Everyone must read Aaron Sorkin’s teary letter to his daughter explaining Trump

 

November 8 was election day. November 9 was a day of protests. November 10 is the day of reflection.

As everyone comes to terms with the idea of a Donald Trump presidency, Aaron Sorkin, the Oscar-winning writer of classic films like The Social Network and A Few Good Men, but more importantly, the creator of the White House-set show The West Wing, chose to come to terms with reality in the way he knows best: He wrote – a letter to his 15-year-old daughter and his wife.

The letter, an emotional, sometimes profane piece to the ‘Sorkin girls’ was published by Vanity Fair on Wednesday.

“Well the world changed late last night in a way I couldn’t protect us from. That’s a terrible feeling for a father,” he began. “The Klan won last night. White nationalists. Sexists, racists and buffoons. Angry young white men who think rap music and Cinco de Mayo are a threat to their way of life (or are the reason for their way of life) have been given cause to celebrate.
“We’ve embarrassed ourselves in front of our children and the world.”

Sorkin, who is perhaps one of the best, most awarded writers working in Hollywood right now, is known for his distinct style, his rapid-fire conversational dialogue, and the passionate speeches he often writes for his characters to deliver. But here, it’s Sorkin making the speech. And like so many other messages coming out in the wake of the election results, his message too is one of hope.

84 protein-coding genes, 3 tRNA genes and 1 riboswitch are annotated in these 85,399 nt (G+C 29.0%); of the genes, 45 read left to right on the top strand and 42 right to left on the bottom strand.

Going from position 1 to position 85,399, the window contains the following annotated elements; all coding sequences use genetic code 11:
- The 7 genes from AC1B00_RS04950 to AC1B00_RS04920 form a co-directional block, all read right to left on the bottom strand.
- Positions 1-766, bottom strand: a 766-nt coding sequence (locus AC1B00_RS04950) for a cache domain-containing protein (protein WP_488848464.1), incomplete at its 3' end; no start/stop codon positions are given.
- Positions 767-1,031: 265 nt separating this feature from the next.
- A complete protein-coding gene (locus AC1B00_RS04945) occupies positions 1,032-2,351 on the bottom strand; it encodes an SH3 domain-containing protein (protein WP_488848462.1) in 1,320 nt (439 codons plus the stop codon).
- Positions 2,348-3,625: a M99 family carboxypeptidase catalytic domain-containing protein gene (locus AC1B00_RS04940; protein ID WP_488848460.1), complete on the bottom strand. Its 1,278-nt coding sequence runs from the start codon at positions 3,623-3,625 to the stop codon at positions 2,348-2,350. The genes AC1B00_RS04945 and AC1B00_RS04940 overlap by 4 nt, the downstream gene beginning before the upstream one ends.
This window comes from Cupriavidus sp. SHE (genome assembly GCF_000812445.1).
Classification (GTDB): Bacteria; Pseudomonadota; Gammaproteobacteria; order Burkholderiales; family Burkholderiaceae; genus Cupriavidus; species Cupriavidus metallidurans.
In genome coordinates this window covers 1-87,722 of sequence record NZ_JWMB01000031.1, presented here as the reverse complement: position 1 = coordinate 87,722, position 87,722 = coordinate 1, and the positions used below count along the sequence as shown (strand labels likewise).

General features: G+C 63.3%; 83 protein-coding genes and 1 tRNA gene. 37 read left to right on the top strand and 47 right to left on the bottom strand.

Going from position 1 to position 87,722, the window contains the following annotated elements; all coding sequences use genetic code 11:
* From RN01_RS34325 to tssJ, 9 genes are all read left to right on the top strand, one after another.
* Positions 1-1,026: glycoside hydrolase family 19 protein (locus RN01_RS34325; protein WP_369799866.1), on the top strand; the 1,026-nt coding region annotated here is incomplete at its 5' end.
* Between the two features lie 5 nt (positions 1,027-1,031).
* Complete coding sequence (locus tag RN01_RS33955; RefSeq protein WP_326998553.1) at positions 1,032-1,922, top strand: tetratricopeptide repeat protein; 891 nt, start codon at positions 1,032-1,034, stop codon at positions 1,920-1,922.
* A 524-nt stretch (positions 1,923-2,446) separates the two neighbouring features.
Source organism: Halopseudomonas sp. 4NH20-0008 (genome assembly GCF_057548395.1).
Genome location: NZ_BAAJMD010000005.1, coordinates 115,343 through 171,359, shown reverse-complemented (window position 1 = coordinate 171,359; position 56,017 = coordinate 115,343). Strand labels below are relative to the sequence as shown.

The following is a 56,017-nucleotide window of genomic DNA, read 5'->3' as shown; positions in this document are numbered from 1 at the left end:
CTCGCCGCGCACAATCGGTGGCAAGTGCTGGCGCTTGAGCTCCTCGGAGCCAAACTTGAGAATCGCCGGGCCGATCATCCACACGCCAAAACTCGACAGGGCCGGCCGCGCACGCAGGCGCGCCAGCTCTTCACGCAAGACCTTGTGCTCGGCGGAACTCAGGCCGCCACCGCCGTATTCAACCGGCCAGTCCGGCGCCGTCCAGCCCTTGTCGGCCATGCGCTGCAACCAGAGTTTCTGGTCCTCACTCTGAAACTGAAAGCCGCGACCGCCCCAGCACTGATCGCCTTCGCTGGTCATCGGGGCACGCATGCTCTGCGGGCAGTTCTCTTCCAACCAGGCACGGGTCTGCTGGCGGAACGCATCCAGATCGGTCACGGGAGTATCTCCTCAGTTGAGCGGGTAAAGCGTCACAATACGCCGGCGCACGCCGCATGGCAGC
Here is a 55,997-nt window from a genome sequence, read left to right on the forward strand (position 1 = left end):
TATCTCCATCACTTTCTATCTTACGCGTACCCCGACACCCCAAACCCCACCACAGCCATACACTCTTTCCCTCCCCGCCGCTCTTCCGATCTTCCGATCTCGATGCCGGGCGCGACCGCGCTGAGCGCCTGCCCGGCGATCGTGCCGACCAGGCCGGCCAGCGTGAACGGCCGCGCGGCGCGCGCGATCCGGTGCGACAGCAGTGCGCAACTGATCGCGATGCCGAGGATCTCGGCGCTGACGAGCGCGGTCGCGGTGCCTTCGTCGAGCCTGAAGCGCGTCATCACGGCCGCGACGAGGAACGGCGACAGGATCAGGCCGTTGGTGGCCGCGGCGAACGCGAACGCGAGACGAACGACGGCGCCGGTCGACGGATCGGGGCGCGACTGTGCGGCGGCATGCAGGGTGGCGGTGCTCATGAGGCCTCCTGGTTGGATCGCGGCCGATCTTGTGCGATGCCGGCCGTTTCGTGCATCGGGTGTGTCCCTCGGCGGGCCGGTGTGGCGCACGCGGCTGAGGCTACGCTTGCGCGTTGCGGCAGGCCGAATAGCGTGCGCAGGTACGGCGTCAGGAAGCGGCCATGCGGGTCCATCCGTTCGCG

“First of all, we remember that we’re not alone. A hundred million people in America and a billion more around the world feel exactly the same way we do,” he says. “We’re not powerless and we’re not voiceless.”

“We get involved. We do what we can to fight injustice anywhere we see it—whether it’s writing a check or rolling up our sleeves. Our family is fairly insulated from the effects of a Trump presidency so we fight for the families that aren’t. We fight for a woman to keep her right to choose. We fight for the First Amendment and we fight mostly for equality—not for a guarantee of equal outcomes but for equal opportunities. We stand up.”

“America didn’t stop being America last night and we didn’t stop being Americans and here’s the thing about Americans: Our darkest days have always—always—been followed by our finest hours.”

He ends by looking to the future. Not a future filled with hate, but a better future in which his daughter will be able to vote for the first time.

“And three years from now we’ll fight like hell for our candidate and we’ll win and they’ll lose and this time they’ll lose for good. Honey, it’ll be your first vote.”

“The battle isn’t over, it’s just begun. Grandpa fought in World War II and when he came home this country handed him an opportunity to make a great life for his family. I will not hand his granddaughter a country shaped by hateful and stupid men. Your tears last night woke me up, and I’ll never go to sleep on you again.

Love,

Dad”

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